Arnold Schwarzenegger classic The Terminator is one of 25 films being added to the US National Film Registry.
The move will preserve the films - which include home movies and documentaries from the 1920s - and protect them from deterioration.
Other films on the list include the original 1933 version of The Invisible Man and John Boorman's 1972 thriller Deliverance, starring Burt Reynolds.
The films are selected annually based on cultural or historical significance.
"The registry helps this nation understand the diversity of America's film heritage and, just as importantly, the need for its preservation," said James H Billington, of the Library of Congress.
Over time nitrate and acetate-based films begin to deteriorate.
The Library of Congress is working to digitise and preserve endangered film and audio files. It also acquires a copy for preservation in its own vaults.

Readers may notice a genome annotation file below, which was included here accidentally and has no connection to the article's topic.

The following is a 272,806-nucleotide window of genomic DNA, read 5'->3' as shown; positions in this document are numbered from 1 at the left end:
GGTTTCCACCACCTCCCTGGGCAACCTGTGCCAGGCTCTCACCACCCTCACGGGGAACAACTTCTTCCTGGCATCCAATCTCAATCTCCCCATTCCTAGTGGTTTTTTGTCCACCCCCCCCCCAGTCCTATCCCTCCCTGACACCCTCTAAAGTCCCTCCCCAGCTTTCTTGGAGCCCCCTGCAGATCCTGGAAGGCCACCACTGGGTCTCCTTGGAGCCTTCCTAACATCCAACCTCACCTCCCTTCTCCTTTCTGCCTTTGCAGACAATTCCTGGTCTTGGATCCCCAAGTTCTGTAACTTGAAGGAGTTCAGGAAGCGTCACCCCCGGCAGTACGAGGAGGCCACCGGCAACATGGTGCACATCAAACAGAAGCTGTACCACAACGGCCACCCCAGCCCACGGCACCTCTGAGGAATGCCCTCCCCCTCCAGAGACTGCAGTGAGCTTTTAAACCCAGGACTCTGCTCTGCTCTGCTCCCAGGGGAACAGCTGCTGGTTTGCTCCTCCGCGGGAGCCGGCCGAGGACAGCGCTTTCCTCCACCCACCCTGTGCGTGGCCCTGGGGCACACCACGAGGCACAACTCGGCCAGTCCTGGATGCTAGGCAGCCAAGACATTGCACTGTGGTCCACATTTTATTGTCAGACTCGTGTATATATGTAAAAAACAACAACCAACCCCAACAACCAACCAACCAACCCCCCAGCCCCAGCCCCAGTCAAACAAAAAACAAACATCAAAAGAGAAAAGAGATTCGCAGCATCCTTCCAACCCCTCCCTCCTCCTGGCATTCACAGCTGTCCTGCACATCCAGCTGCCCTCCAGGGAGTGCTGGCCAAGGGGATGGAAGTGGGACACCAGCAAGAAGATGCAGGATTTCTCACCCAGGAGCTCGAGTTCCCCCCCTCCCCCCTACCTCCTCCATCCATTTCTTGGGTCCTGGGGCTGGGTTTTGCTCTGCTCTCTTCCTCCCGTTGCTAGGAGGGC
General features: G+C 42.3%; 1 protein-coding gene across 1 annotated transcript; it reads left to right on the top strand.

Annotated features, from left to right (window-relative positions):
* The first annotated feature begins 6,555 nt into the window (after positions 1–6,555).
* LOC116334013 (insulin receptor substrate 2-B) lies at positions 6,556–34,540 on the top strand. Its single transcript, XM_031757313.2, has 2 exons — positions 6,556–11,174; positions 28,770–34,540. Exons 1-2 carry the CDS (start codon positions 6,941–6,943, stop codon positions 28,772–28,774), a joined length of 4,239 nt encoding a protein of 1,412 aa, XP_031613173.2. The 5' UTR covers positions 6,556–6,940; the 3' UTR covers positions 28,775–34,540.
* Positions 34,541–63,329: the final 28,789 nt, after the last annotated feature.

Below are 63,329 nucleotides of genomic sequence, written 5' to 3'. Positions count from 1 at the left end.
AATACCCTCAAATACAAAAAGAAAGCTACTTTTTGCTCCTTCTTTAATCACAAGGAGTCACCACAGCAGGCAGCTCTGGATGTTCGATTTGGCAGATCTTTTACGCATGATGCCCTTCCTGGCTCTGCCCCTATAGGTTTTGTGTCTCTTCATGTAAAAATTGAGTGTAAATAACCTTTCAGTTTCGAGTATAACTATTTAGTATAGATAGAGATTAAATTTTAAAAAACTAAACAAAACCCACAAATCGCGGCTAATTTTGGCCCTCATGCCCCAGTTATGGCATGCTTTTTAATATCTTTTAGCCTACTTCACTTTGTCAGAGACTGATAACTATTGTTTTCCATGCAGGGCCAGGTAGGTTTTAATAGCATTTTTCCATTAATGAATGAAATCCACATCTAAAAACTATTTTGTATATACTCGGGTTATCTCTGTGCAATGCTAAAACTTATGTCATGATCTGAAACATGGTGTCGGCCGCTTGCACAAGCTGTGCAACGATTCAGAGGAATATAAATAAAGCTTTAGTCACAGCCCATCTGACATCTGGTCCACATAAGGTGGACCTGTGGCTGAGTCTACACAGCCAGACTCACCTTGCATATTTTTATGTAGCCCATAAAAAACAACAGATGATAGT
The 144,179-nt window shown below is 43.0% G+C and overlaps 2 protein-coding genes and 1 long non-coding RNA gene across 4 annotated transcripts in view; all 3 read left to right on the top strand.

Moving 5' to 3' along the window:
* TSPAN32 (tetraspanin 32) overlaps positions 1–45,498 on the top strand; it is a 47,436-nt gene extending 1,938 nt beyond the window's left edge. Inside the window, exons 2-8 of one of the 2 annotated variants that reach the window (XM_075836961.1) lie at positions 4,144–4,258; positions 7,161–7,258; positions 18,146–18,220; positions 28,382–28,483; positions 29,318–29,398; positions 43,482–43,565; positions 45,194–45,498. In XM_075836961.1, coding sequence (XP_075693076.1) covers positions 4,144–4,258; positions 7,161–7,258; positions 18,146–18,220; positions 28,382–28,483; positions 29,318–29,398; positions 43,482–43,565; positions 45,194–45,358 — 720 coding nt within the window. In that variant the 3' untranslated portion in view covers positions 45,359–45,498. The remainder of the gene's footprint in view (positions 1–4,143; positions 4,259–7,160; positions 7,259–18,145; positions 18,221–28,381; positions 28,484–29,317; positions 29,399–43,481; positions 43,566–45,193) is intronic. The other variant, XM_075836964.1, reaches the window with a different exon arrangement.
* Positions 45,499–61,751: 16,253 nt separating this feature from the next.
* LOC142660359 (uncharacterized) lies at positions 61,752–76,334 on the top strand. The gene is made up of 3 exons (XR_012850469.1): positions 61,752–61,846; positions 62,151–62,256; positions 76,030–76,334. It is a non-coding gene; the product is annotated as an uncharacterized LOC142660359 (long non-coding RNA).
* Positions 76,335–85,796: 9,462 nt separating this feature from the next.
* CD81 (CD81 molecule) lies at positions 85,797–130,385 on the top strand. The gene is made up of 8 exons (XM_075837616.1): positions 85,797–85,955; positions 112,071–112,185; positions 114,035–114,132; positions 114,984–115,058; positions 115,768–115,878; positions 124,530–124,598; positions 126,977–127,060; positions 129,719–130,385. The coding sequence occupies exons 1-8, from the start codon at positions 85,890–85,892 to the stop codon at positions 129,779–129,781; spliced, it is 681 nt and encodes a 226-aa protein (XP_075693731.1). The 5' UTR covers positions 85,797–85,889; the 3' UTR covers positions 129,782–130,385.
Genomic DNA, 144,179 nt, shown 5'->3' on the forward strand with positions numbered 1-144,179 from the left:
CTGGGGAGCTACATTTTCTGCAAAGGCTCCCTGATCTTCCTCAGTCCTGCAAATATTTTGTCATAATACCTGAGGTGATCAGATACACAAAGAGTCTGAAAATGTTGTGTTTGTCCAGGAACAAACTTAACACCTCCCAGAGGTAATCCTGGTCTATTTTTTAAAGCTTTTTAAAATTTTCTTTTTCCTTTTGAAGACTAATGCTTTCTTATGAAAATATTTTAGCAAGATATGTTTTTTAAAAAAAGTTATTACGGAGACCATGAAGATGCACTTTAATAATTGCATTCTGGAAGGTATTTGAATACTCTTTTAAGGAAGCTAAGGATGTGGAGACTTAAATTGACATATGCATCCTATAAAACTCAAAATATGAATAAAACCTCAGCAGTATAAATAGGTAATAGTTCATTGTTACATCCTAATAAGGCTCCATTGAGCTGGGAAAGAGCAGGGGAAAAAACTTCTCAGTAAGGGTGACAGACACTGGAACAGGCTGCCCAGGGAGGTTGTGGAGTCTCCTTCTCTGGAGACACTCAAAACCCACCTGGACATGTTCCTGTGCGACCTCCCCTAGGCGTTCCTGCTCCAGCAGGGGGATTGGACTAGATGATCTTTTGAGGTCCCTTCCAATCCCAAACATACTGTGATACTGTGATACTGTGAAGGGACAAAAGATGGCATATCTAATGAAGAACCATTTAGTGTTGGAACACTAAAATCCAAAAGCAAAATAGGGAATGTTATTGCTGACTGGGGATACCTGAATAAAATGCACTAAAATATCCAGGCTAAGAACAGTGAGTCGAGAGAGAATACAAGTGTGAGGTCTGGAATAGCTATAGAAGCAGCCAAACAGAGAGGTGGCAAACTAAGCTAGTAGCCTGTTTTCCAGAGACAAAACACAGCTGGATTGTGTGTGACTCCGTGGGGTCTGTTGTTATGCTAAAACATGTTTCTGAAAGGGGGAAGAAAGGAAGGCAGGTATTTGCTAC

"The nation has lost about half of the films produced before 1950 and as much as 90% of those made before 1920."
The registry, established by the Library of Congress nearly 20 years ago, works with film studios that own the rights to the selected films to ensure original copies are kept safe.
Among the oldest films to join the list this year are the ground-breaking 1929 film Hallelujah, featuring an all-black cast, and 1910's White Fawn's Devotion directed by James Young Deer, the first documented American Indian movie director.